Can Canada be Considered a Democracy?
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The paper examines the issue of democracy in Canada from the perspectives of both participatory and direct democracy theories and discusses the link between economic inequality and democracy. The paper explains that democracy in theory helps to reduce economic and social inequalities in the society, while extreme inequality undermines democracy. The paper therefore draws the conclusion that Canada, which is rife with income inequality, cannot be considered a truly democratic country.
From the Paper:"Some theoretical grounding is necessary to analyze this topic. This paper will primarily analyze the issue from the perspectives of participatory democracy and direct democracy theories. Participatory democratic theory implies that there must be "maximum participation of citizens in their self-governance, especially in sectors of society beyond those that are traditionally understood to be political (for example, the household and workplace)" (Hilmer, 2010, p. 43). One of the founders of this theory was Arnold S. Kaufman who, influenced by John Dewey and C. Wright Mills, called for "participatory politics." The theory was quite popular in the 1960s and '70s but then its popularity began to dwindle. North American political scientists do not take this theory seriously any longer, but a government based on this theory has worked in Switzerland and is gaining popularity in Latin American countries such as Brazil (Hilmer, 2010, p. 45).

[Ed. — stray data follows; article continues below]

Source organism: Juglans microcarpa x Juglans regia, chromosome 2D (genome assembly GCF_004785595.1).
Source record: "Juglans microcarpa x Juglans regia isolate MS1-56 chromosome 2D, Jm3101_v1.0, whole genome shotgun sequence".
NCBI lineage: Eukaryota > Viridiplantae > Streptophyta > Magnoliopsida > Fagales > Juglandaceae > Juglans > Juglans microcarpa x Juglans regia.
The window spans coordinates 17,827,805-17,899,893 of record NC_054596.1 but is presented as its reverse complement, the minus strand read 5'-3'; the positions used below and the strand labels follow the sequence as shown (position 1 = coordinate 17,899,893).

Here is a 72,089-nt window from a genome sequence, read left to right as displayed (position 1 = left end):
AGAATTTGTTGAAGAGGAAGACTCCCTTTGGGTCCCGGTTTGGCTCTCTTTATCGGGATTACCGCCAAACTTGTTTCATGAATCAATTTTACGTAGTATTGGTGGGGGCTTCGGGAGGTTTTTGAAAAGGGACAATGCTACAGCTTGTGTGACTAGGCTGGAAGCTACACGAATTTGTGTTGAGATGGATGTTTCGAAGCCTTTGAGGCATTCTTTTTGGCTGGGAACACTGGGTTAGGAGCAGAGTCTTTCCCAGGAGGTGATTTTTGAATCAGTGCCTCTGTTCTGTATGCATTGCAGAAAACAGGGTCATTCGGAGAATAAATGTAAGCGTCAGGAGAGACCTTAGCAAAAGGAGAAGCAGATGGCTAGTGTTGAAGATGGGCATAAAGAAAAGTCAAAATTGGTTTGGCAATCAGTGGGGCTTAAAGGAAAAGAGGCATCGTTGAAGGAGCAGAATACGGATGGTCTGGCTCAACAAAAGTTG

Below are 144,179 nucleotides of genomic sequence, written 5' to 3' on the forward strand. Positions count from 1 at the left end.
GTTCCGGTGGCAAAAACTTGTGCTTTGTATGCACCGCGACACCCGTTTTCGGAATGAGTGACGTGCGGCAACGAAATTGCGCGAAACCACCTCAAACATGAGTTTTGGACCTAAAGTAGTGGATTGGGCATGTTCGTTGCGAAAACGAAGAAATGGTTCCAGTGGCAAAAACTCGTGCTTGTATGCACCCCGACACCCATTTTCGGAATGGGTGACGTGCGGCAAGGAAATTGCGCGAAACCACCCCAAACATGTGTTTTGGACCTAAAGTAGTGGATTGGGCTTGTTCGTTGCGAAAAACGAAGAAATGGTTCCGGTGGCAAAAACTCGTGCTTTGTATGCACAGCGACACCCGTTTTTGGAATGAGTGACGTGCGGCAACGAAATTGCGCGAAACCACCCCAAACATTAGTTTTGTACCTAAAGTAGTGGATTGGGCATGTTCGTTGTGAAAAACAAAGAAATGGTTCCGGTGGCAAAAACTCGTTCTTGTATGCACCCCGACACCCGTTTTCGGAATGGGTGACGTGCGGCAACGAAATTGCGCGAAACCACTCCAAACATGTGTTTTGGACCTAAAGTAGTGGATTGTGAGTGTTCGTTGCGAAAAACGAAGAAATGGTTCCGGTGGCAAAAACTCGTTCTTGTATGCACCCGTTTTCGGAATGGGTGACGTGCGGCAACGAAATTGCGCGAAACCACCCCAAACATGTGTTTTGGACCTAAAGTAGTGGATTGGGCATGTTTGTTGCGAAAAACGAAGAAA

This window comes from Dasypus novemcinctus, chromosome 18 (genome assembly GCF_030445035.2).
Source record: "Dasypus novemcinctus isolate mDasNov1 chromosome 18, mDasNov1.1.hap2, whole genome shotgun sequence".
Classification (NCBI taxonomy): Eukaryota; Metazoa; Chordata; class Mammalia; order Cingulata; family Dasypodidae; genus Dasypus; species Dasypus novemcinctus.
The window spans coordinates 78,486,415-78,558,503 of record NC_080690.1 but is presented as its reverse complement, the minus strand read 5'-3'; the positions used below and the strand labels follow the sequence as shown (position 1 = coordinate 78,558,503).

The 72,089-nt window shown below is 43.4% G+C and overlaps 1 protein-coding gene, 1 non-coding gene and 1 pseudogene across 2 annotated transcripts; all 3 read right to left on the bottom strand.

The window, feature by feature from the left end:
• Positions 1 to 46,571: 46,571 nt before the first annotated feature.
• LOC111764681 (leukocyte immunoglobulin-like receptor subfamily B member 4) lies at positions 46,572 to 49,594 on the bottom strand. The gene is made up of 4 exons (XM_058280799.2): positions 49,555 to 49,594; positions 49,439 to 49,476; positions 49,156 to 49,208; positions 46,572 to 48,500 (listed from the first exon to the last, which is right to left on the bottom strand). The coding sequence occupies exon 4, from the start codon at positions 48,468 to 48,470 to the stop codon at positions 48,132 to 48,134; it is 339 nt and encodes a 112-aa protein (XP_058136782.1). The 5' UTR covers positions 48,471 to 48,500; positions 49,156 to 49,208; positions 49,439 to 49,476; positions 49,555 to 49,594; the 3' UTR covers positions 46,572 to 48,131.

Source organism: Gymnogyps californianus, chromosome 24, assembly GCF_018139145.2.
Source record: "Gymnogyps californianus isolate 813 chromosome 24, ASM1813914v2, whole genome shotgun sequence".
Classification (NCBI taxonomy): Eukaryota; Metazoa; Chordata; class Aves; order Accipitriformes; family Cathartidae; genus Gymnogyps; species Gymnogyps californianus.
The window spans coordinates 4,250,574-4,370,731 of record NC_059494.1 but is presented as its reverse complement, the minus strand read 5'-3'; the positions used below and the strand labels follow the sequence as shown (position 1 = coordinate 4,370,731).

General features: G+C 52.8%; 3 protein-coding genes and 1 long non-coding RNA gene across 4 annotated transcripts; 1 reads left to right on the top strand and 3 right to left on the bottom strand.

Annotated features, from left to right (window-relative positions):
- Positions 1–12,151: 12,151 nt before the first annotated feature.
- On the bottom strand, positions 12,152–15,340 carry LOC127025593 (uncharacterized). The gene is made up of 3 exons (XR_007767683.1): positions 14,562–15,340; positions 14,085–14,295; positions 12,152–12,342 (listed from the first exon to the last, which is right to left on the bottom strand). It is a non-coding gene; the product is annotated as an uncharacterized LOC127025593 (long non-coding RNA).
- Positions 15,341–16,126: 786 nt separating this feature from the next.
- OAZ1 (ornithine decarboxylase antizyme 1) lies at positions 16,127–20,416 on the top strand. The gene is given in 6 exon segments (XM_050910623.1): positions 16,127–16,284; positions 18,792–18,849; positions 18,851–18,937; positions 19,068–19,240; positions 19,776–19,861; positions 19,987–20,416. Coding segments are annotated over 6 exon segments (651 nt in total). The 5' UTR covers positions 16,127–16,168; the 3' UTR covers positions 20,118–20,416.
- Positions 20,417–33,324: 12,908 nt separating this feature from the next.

"Participatory democratic theory has been criticized by those who advocate representative democracy as a viable alternative. For example, political theorist Mark E. Warren argued that the participatory democratic theory was "beset by a fuzzy utopianism" and could not appreciate the "complexity, size, and scale of advanced industrial societies." He also argued that the participatory democratic vision was like a "romantic dogma" and that people would find too cumbersome to actively participate in each and every public affair (Hilmer, 2010, p. 49)."
Sample of Sources Used:
- Bartels, L.M. (2005) Economic Inequality and Political Representation. Unpublished paper. Retrieved on March 27, 2001, from http://www.princeton.edu/~bartels/economic.pdf
- Bollen, K. A., & Jackman, R. W. (1985). POLITICAL DEMOCRACY AND THE SIZE DISTRIBUTION OF INCOMES. American Sociological Review, 50(4), 438-457. Retrieved from EBSCOhost.
- Burkhart, R. E. (2007). Democracy, Capitalism, and Income Inequality: Seeking Causal Directions. Comparative Sociology, 6(4), 481-507.
- Hilmer, J. D. (2010). The State of Participatory Democratic Theory. New Political Science, 32(1), 43-63.
- LIPSET, S. (1959). SOME SOCIAL REQUISITES OF DEMOCRACY; ECONOMIC DEVELOPMENT AND POLITICAL LEGITIMACY. American Political Science Review, 69. Retrieved from EBSCOhost.
Cite this Persuasive Essay:
Can Canada be Considered a Democracy? (2013, May 21) Retrieved July 27, 2021, from https://www.academon.com/persuasive-essay/can-canada-be-considered-a-democracy-153314/
"Can Canada be Considered a Democracy?" 21 May 2013. Web. 27 July. 2021. <https://www.academon.com/persuasive-essay/can-canada-be-considered-a-democracy-153314/>